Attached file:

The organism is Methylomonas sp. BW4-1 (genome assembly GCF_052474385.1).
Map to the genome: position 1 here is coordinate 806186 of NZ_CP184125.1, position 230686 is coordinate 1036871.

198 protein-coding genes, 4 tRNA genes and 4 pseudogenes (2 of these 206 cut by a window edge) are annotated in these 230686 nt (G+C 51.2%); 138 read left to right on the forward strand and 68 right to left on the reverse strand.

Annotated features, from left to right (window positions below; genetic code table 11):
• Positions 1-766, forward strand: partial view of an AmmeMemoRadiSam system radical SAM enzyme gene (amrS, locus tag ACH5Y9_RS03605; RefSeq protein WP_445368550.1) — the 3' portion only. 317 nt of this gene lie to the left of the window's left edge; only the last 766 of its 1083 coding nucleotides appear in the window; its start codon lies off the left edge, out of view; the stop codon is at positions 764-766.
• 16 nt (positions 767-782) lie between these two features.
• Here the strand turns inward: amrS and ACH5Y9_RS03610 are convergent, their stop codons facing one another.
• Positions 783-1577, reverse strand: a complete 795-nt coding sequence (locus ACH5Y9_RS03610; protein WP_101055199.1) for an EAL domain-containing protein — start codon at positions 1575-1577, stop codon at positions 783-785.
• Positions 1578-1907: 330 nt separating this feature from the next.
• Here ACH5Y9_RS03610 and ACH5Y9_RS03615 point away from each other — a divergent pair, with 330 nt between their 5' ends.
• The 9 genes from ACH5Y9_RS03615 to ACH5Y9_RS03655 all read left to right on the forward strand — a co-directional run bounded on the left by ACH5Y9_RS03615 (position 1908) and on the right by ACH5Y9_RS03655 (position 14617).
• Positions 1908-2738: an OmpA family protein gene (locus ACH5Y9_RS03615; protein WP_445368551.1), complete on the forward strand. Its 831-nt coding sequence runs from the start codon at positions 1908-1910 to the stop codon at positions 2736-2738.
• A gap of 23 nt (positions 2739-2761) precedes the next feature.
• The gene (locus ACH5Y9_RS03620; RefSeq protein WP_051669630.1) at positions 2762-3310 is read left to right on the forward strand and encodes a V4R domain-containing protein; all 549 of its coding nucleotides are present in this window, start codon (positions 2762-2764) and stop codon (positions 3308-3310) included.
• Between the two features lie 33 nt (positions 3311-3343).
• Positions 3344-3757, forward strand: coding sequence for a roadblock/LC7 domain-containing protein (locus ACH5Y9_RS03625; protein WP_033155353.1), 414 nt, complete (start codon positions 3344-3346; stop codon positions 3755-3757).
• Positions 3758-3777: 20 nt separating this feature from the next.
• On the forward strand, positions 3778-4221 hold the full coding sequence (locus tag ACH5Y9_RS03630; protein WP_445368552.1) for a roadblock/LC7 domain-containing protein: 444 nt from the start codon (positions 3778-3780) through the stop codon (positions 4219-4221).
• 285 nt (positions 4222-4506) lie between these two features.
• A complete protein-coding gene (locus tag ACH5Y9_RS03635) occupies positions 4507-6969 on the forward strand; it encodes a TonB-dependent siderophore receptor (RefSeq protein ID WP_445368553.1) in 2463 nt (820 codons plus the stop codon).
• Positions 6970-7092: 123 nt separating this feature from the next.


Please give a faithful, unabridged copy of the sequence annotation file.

The organism is Methylomonas sp. BW4-1 (genome assembly GCF_052474385.1).
Map to the genome: position 1 here is coordinate 806186 of NZ_CP184125.1, position 230686 is coordinate 1036871.

198 protein-coding genes, 4 tRNA genes and 4 pseudogenes (2 of these 206 cut by a window edge) are annotated in these 230686 nt (G+C 51.2%); 138 read left to right on the forward strand and 68 right to left on the reverse strand.

Annotated features, from left to right (window positions below; genetic code table 11):
• Positions 1-766, forward strand: partial view of an AmmeMemoRadiSam system radical SAM enzyme gene (amrS, locus tag ACH5Y9_RS03605; RefSeq protein WP_445368550.1) — the 3' portion only. 317 nt of this gene lie to the left of the window's left edge; only the last 766 of its 1083 coding nucleotides appear in the window; its start codon lies off the left edge, out of view; the stop codon is at positions 764-766.
• 16 nt (positions 767-782) lie between these two features.
• Here the strand turns inward: amrS and ACH5Y9_RS03610 are convergent, their stop codons facing one another.
• Positions 783-1577, reverse strand: a complete 795-nt coding sequence (locus ACH5Y9_RS03610; protein WP_101055199.1) for an EAL domain-containing protein — start codon at positions 1575-1577, stop codon at positions 783-785.
• Positions 1578-1907: 330 nt separating this feature from the next.
• Here ACH5Y9_RS03610 and ACH5Y9_RS03615 point away from each other — a divergent pair, with 330 nt between their 5' ends.
• The 9 genes from ACH5Y9_RS03615 to ACH5Y9_RS03655 all read left to right on the forward strand — a co-directional run bounded on the left by ACH5Y9_RS03615 (position 1908) and on the right by ACH5Y9_RS03655 (position 14617).
• Positions 1908-2738: an OmpA family protein gene (locus ACH5Y9_RS03615; protein WP_445368551.1), complete on the forward strand. Its 831-nt coding sequence runs from the start codon at positions 1908-1910 to the stop codon at positions 2736-2738.
• A gap of 23 nt (positions 2739-2761) precedes the next feature.
• The gene (locus ACH5Y9_RS03620; RefSeq protein WP_051669630.1) at positions 2762-3310 is read left to right on the forward strand and encodes a V4R domain-containing protein; all 549 of its coding nucleotides are present in this window, start codon (positions 2762-2764) and stop codon (positions 3308-3310) included.
• Between the two features lie 33 nt (positions 3311-3343).
• Positions 3344-3757, forward strand: coding sequence for a roadblock/LC7 domain-containing protein (locus ACH5Y9_RS03625; protein WP_033155353.1), 414 nt, complete (start codon positions 3344-3346; stop codon positions 3755-3757).
• Positions 3758-3777: 20 nt separating this feature from the next.
• On the forward strand, positions 3778-4221 hold the full coding sequence (locus tag ACH5Y9_RS03630; protein WP_445368552.1) for a roadblock/LC7 domain-containing protein: 444 nt from the start codon (positions 3778-3780) through the stop codon (positions 4219-4221).
• 285 nt (positions 4222-4506) lie between these two features.
• A complete protein-coding gene (locus tag ACH5Y9_RS03635) occupies positions 4507-6969 on the forward strand; it encodes a TonB-dependent siderophore receptor (RefSeq protein ID WP_445368553.1) in 2463 nt (820 codons plus the stop codon).
• Positions 6970-7092: 123 nt separating this feature from the next.